The list of mobilized soldiers killed in the war has been updated to include Ilkham Yarashev and Farhad Yusupov from Russia’s constituent Republic of Tatarstan, Maksim Orlov and Sergey Shitov from the Kirov region, Vitaly Vityutnev, Sergey Dubinin, Stas Ivanov, Ochir Oshorov, Victor Dimov, Alexey Malyshev and Andrey Stanishevsky from Buryatia[Russia's constituent republic], as well as Vladimir Terekhin from the Irkutsk region.

Based on open sources, Mediazona [independent Russian media outlet] and BBC News Russian, together with volunteers, have verified the names of 57,722 Russian fighters killed in Ukraine, including 7,162 mobilized soldiers. Over the past week, the list has been updated with the names of 864 military personnel, including 346 draftees. Journalists note that at least 40 Russians born between 2005 and 2006 have been killed in the last year of the war in Ukraine. The youngest of them, Kirill Chistyakov from Smolensk, lived for 18 years, one month and 27 days.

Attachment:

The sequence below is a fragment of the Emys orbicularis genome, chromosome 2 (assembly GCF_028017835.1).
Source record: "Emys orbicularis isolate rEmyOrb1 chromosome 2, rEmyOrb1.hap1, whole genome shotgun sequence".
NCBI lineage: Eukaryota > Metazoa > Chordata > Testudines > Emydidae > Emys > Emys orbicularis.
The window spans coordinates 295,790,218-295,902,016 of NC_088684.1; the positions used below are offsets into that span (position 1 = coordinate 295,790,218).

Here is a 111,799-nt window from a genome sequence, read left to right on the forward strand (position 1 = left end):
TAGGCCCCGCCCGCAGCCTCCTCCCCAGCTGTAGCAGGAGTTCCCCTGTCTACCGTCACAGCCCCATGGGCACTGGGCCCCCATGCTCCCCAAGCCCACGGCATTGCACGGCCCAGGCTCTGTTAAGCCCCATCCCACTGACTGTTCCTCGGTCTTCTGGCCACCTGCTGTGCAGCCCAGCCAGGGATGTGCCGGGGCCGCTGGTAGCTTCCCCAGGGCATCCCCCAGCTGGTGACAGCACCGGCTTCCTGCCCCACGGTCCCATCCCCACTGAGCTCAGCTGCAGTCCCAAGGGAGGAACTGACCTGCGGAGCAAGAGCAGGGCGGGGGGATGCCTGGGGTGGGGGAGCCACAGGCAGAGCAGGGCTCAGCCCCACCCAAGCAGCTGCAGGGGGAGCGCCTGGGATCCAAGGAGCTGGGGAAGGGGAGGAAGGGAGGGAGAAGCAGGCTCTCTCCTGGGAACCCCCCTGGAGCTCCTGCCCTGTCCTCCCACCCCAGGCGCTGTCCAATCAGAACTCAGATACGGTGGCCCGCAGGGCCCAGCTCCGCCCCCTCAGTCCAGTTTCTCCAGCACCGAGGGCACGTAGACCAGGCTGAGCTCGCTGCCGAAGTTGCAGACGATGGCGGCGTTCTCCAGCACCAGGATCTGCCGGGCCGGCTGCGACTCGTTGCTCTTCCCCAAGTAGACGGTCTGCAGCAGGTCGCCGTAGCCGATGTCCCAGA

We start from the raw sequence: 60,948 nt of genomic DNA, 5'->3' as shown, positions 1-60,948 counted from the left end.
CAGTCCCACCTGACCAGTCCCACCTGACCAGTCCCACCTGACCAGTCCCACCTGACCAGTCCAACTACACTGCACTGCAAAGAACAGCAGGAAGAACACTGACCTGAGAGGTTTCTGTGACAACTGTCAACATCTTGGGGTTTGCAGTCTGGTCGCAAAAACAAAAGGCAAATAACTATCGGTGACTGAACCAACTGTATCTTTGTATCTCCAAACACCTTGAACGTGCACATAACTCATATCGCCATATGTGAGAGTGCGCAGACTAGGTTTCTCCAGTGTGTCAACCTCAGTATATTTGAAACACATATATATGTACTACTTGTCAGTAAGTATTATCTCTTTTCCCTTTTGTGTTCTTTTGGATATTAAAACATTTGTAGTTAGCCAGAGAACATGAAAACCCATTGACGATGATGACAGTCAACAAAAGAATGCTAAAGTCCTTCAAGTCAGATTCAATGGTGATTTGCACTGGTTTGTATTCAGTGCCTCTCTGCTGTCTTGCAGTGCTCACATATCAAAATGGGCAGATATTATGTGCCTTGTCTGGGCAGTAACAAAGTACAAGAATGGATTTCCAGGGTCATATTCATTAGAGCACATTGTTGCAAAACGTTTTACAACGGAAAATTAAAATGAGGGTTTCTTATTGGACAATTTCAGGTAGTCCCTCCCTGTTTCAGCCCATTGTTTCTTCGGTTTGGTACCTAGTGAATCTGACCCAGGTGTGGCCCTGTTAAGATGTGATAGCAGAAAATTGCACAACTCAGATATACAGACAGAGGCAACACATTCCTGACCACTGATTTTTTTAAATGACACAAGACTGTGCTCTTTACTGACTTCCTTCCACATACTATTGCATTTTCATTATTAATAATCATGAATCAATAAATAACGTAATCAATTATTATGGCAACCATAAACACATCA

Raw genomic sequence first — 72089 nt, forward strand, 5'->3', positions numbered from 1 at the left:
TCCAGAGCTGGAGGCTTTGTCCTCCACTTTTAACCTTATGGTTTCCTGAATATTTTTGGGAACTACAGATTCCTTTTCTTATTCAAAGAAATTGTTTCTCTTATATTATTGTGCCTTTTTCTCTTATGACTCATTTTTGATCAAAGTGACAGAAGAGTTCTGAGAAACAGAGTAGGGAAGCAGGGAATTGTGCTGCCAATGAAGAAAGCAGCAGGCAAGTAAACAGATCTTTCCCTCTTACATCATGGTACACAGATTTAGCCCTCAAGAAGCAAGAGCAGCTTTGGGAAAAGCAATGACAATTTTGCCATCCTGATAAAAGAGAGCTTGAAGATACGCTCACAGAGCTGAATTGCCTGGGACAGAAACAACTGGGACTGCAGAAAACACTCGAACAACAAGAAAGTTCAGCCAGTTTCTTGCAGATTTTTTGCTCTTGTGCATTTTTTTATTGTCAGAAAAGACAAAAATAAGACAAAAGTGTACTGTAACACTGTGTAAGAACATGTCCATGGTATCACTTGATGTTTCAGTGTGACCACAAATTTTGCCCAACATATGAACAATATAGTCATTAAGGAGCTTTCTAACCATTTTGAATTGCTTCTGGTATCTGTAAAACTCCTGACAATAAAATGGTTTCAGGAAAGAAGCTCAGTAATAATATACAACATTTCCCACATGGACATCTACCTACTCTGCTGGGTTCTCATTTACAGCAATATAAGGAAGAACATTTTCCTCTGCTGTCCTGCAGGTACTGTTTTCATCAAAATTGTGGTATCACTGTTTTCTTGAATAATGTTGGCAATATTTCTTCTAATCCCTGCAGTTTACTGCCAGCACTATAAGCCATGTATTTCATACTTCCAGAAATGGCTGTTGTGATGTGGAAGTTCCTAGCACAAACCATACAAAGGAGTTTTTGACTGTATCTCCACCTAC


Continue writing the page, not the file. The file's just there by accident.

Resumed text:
A group of relatives of 21 Russian soldiers, including both mobilized men and volunteer fighters, some of whom were recruited from penal colonies, contacted the Astra Telegram channel. These soldiers, serving in various units, were placed in a basement jail in the village of Zaitseve, Luhansk region, for refusing to go on an assault at the end of 2023. They were subsequently sent to forward positions, after which contact with them was lost. Most of the soldiers disappeared in January and were declared missing in April. Almost none of the relatives received official notification about the status of their loved ones. According to the women, the actual number of missing soldiers is much higher.